LOS ANGELES — The California death toll from the coronavirus has risen to 133, with officials warning of tough weeks ahead as the number of confirmed cases of the virus continues to surge.
The latest death was reported Monday morning by San Francisco’s Department of Public Health. Details about the individual who died were not immediately available.
There are currently more than 6,400 confirmed cases of the virus in the state. Experts say California will likely continue to see a rise in new cases and deaths for the next few weeks as testing capacity increases but hope that the social distancing measures imposed can slow the spread.
The biggest immediate concern is for hospitals, which risk being overwhelmed by a growing number of sick patients.
The number of COVID-19 patients in California’s intensive-care beds doubled overnight, from 200 on Friday to 410 on Saturday, Gov. Gavin Newsom said. And the number of hospitalized patients testing positive for COVID-19, the respiratory disease caused by the coronavirus, rose by 38.6% — from 746 on Friday to 1,034 on Saturday, he said.
“We’re blessed that we’re just at 410, devastating for the individuals there and their family members and loved ones,” Newsom said at a news conference in Sunnyvale on Saturday. “But by comparison and contrast to other parts of this country, that number seems relatively modest.”
A Los Angeles Times data analysis found that California had 7,200 intensive-care beds across more than 365 hospitals. In total, the state has more than 70,000 beds. There is roughly one intensive-care bed for every 5,500 people in California, Times data shows.
About half of California’s total intensive-care beds — 3,700 — are in the five-county area around Los Angeles, according to data from 2018, the most recent available. In the nine-county Bay Area, there are roughly 1,400 ICU beds for a population of 7.6 million people.
Intensive-care beds allow for a higher level of treatment than regular beds, a level of care some COVID-19 patients require. Those unable to breathe properly may need a breathing tube and to be hooked up to a ventilator, which physically pushes oxygen into the lungs.
Although a system overload remained the fear, one projection from University of Washington epidemiologists suggested that California’s 9-day-old stay-at-home order might keep the hospital strain below catastrophic levels. And Dr. Robert Kim-Farley, a UCLA epidemiologist, said Friday that after a considerable uptick in cases, “I think we should be able to see some leveling off of those numbers in a couple of weeks because of the physical distancing measures.”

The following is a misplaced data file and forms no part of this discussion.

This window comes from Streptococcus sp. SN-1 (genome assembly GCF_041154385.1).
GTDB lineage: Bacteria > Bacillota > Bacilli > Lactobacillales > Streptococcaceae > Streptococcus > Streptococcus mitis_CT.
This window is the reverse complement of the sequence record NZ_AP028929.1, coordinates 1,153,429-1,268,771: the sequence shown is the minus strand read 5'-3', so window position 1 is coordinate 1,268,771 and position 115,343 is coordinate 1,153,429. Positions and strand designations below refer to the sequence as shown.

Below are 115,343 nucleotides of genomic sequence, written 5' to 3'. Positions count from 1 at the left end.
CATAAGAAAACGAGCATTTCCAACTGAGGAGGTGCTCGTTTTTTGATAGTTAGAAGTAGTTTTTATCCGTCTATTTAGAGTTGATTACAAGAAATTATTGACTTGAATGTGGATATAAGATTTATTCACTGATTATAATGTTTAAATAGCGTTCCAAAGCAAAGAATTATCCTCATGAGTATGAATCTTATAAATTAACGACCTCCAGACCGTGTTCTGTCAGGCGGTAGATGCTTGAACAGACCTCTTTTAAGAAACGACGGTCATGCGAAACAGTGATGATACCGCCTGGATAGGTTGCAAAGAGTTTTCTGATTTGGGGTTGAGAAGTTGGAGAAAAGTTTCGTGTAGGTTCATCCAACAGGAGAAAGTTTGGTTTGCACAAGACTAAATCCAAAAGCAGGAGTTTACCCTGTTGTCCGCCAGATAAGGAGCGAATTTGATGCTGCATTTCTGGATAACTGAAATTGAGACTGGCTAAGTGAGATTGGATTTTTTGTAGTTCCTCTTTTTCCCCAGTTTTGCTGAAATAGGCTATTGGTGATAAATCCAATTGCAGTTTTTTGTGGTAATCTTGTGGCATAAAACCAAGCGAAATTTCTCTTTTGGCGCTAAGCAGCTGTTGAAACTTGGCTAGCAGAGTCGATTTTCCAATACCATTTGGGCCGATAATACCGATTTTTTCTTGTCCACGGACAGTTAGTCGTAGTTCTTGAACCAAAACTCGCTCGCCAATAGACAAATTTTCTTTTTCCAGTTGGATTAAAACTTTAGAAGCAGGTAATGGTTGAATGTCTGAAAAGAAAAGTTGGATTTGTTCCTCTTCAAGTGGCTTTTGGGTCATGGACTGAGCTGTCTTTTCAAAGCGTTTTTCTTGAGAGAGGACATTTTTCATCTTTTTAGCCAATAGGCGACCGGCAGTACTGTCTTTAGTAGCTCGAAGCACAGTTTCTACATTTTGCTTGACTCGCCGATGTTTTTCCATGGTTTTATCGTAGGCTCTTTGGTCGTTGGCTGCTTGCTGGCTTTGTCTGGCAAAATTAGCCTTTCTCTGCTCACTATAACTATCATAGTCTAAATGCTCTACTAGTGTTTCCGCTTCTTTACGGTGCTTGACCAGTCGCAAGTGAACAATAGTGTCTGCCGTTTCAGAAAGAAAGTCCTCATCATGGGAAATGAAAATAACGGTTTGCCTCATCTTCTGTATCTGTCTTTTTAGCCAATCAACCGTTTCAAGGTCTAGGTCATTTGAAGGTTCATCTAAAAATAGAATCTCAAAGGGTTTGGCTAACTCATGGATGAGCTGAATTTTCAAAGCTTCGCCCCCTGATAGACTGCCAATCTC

University of California, Berkeley biostatistics professor Nicholas Jewell says California will soon learn whether its limits on work and public movement have paid dividends.
Because of a lag time of as much as two weeks between transmission of the illness and the onset of symptoms, gauging the benefits of physical distancing takes time. With California’s stay-at-home order less than 2 weeks old, people reporting the illness may have been infected prior to the limitations.
“We need another week or two to really tell if California’s fairly quick shelter in place did make a difference,” Jewell said. “It has the potential to make a huge difference. I know that mathematically … but I don’t know that with any degree of certainty.”
Authorities were out in force over the weekend to make sure people were staying away from beaches, parks and hiking trails that were recently closed as part of unprecedented restrictions on public movements to slow the spread of the coronavirus.
Many people obeyed the closures. One man, however, received a $1,000 citation for surfing in Manhattan Beach on Saturday after he ignored numerous warnings by police and lifeguards cautioning him not to go in the water.
A Ventura County Sheriff’s Department cruiser could be seen guarding the entrance to a popular trail in Wildwood Regional Park in Thousand Oaks, where hundreds of hikers and families descended Saturday. In Venice, a Los Angeles Police Department helicopter was seen circling a skate park, announcing that people who did not leave the area would be “arrested for trespassing.”
Los Angeles County recorded five more coronavirus deaths on Sunday, bringing the total to 37. The county now has at least 2,100 confirmed cases, including more than 300 reported Sunday.
On Sunday, officials confirmed that two San Bernardino County Sheriff’s Department deputies and two firefighters had tested positive for COVID-19. San Bernardino County had recorded 111 cases of the virus and three deaths as of Monday morning. In Orange County, 431 cases of the virus have been reported, including four who died.
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